Following the March 15, 2019 terrorist attack on two mosques in Christchurch, Labour’s then-prime minister Jacinda Ardern was glorified by the corporate media as a symbol of “kindness” and opposition to racism and xenophobia. This was always a pack of lies. Now, in its final days, the Labour government is justifying the mass murder of oppressed Palestinians by the US-backed Netanyahu regime.

Conscious of widespread anti-war sentiment and the discrediting of the Labour government in the eyes of ordinary people, Labour’s parliamentary allies the Greens and Te Pāti Māori have issued hypocritical statements denouncing the assault on Gaza.

Green Party foreign affairs spokesperson Golriz Ghahraman said in a statement: “While the attack by Hamas on Israeli civilians was unconscionable and constitutes the gravest war crimes, nothing justifies the indiscriminate retaliation upon the trapped civilian population in Gaza by the Israeli Defence Force.… The international community must stand against these crimes against humanity and prevent ethnic cleansing.”

This is an attempt to foster illusions in the same imperialist powers—the “international community”—which are providing Israel with the necessary weapons and funding for its barbaric war. The Greens were part of the Labour government for the past six years and backed its increases in military spending, including for the war in Ukraine. Before that, the party supported New Zealand’s deployment of troops to the criminal US war in Afghanistan.

Te Pāti Māori (TPM) co-leader Debbie Ngarewa-Packer told Radio NZ on October 18 that Israel was guilty of “genocide, ethnic cleansing, apartheid”: “There’s not a ‘two sides’ situation here, we’ve only got one side living under military occupation… and we’ve got to stop pretending that all this started on the 7th of October.” She added that the government was using the alliance with the US “as an excuse to be complicit or quiet.”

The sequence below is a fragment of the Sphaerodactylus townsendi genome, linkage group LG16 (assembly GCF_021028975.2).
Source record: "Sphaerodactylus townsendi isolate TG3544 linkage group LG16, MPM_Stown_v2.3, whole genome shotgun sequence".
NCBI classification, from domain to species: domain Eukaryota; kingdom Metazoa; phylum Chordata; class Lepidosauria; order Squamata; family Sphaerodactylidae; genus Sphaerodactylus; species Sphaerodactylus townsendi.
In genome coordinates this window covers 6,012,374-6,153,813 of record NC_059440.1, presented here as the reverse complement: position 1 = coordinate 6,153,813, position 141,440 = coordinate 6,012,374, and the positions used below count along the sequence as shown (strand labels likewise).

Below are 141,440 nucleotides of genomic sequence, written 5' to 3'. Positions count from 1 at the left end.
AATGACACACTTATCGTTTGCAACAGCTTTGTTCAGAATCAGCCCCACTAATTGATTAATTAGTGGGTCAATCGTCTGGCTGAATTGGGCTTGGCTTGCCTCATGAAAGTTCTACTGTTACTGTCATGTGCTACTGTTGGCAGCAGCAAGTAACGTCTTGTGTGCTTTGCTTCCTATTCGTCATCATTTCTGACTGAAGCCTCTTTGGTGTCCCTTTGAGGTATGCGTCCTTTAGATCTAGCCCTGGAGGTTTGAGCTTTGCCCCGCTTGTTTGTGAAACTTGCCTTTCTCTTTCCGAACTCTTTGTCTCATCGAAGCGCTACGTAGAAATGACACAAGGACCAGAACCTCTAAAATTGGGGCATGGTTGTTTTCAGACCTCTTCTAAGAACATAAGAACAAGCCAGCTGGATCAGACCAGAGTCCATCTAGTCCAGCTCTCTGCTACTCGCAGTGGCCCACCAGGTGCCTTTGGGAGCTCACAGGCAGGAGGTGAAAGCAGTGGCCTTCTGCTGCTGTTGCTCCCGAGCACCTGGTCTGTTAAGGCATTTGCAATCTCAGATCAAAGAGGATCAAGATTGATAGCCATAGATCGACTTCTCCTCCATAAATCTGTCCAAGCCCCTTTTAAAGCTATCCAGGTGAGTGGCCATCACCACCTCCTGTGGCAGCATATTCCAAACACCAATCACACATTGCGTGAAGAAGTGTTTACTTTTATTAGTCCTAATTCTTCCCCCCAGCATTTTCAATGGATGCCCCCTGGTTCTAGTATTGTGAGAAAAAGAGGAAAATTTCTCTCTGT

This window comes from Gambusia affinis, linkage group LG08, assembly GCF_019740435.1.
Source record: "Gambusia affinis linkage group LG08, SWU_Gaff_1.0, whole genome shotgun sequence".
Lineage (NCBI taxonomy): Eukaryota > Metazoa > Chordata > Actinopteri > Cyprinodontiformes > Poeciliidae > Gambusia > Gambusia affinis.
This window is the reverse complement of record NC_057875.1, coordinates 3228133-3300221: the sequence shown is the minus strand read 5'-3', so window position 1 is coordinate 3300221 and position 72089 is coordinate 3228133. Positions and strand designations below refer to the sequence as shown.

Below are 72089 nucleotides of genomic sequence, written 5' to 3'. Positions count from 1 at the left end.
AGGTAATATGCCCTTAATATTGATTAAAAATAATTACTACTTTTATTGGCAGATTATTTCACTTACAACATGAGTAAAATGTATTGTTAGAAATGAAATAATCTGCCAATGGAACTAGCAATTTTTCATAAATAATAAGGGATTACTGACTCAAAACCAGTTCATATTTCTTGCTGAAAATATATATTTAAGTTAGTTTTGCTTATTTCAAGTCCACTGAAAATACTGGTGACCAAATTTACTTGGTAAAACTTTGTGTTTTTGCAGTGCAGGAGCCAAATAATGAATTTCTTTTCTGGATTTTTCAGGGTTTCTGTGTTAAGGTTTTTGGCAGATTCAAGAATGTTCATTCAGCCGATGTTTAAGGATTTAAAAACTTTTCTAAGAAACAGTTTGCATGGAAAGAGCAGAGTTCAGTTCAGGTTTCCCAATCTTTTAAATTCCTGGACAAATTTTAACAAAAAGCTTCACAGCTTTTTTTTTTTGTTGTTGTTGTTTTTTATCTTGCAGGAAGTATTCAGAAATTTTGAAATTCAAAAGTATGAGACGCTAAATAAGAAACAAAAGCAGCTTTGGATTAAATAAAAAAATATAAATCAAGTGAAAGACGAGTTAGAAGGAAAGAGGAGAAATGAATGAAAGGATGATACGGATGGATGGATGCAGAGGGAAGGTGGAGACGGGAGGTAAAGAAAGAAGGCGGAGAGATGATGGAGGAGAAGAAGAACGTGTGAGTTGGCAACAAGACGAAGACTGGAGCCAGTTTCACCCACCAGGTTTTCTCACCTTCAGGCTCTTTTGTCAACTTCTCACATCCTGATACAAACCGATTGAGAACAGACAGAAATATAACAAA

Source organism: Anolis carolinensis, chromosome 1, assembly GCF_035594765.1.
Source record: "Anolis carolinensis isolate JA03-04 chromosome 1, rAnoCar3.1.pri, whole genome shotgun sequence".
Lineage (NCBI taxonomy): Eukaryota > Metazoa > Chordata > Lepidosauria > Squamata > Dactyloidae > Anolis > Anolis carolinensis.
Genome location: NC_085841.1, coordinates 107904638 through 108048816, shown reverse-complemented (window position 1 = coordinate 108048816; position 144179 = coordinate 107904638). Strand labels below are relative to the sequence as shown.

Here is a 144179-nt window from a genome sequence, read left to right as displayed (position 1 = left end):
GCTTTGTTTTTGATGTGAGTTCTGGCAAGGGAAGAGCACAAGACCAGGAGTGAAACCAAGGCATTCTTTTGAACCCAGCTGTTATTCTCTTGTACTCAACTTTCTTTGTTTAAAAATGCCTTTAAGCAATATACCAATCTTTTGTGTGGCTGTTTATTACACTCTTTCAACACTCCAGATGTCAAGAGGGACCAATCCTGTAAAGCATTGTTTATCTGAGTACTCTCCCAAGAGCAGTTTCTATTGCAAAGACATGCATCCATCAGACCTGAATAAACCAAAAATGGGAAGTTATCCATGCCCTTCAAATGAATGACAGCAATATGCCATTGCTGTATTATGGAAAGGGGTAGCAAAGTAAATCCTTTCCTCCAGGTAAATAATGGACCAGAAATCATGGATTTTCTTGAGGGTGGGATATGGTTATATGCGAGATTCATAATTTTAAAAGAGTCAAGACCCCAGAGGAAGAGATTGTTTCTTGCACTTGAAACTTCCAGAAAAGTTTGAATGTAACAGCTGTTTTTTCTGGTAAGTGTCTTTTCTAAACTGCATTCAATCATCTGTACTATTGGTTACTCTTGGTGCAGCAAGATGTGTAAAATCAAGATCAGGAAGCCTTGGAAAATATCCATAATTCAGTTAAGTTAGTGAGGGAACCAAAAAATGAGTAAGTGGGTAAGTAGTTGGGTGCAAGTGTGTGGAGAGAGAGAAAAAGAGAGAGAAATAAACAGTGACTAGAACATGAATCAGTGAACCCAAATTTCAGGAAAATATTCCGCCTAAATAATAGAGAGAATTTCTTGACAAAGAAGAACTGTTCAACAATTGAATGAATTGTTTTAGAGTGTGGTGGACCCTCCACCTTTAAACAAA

Seeking to capitalize on the widespread popular opposition to Israel’s onslaught on Palestinians, TPM has called for the expulsion of Israel’s ambassador. During the election, the party advocated a policy of military “neutrality,” which likely contributed to its candidate Hana-Rawhiti Maipi-Clarke defeating Labour’s Mahuta in the electorate of Hauraki-Waikato.

In her RNZ interview, however, Ngarewa-Packer praised the New Zealand position on “Afghanistan and Ukraine in the recent past”—i.e., support for US-NATO imperialism—falsely stating that this was in “contradiction” to its support for Israel. TPM is a capitalist party that was part of the 2008‒2017 National Party-led coalition government, which repeatedly sent troops to Iraq and Afghanistan.

The world’s population faces immense dangers. The war against Gaza has been seized upon by Washington and its allies to accelerate what is already the opening stages of a Third World War. The aim of US imperialism is nothing less than the redivision of the world, to seize control of resources and markets from Russia and China. New Zealand’s ruling elite, as it did in World Wars I and II, intends to secure its share of the spoils by aligning with the dominant imperialist power.

Workers and youth who are joining protests against the bombing of Gaza must learn the lessons of the past. In 2003, the global mass protests against the US invasion of Iraq were derailed and defeated by the middle class parties and organisations, which subordinated them to pacifist appeals to the imperialist governments and the United Nations. In New Zealand, the Greens and pseudo-left organisations limited the protests to “pressuring” the Labour-led government. This government, which included the pseudo-left Alliance Party, sent troops to join in the invasion of Afghanistan in 2001, and later to Iraq.

To succeed, the new anti-war movement must be armed with a revolutionary socialist strategy, which includes unwavering support for the Palestinian uprising against colonial oppression, and opposition to imperialist warmongering against Russia, China and Iran. It must be based on the understanding that the only way to stop war is through the mobilisation of the working class, in every country, to put an end to the capitalist system, which is the source of war.